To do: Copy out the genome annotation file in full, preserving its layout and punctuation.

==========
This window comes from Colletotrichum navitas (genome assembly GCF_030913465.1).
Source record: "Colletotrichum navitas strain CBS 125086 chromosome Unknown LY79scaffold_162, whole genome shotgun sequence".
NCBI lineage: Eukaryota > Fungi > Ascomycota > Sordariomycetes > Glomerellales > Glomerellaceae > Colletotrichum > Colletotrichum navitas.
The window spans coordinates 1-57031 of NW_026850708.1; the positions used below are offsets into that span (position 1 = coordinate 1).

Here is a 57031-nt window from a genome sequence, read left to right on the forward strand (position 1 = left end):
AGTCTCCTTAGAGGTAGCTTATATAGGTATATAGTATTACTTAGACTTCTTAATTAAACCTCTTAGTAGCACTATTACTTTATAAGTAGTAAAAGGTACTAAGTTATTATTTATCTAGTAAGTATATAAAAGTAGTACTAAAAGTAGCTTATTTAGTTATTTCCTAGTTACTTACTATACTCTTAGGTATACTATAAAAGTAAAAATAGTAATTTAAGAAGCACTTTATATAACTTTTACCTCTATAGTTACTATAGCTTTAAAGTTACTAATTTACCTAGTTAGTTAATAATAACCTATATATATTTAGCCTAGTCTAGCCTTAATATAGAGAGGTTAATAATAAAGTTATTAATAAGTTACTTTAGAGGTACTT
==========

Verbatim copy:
This window comes from Colletotrichum navitas (genome assembly GCF_030913465.1).
Source record: "Colletotrichum navitas strain CBS 125086 chromosome Unknown LY79scaffold_162, whole genome shotgun sequence".
NCBI lineage: Eukaryota > Fungi > Ascomycota > Sordariomycetes > Glomerellales > Glomerellaceae > Colletotrichum > Colletotrichum navitas.
The window spans coordinates 1-57031 of NW_026850708.1; the positions used below are offsets into that span (position 1 = coordinate 1).

Here is a 57031-nt window from a genome sequence, read left to right on the forward strand (position 1 = left end):
AGTCTCCTTAGAGGTAGCTTATATAGGTATATAGTATTACTTAGACTTCTTAATTAAACCTCTTAGTAGCACTATTACTTTATAAGTAGTAAAAGGTACTAAGTTATTATTTATCTAGTAAGTATATAAAAGTAGTACTAAAAGTAGCTTATTTAGTTATTTCCTAGTTACTTACTATACTCTTAGGTATACTATAAAAGTAAAAATAGTAATTTAAGAAGCACTTTATATAACTTTTACCTCTATAGTTACTATAGCTTTAAAGTTACTAATTTACCTAGTTAGTTAATAATAACCTATATATATTTAGCCTAGTCTAGCCTTAATATAGAGAGGTTAATAATAAAGTTATTAATAAGTTACTTTAGAGGTACTT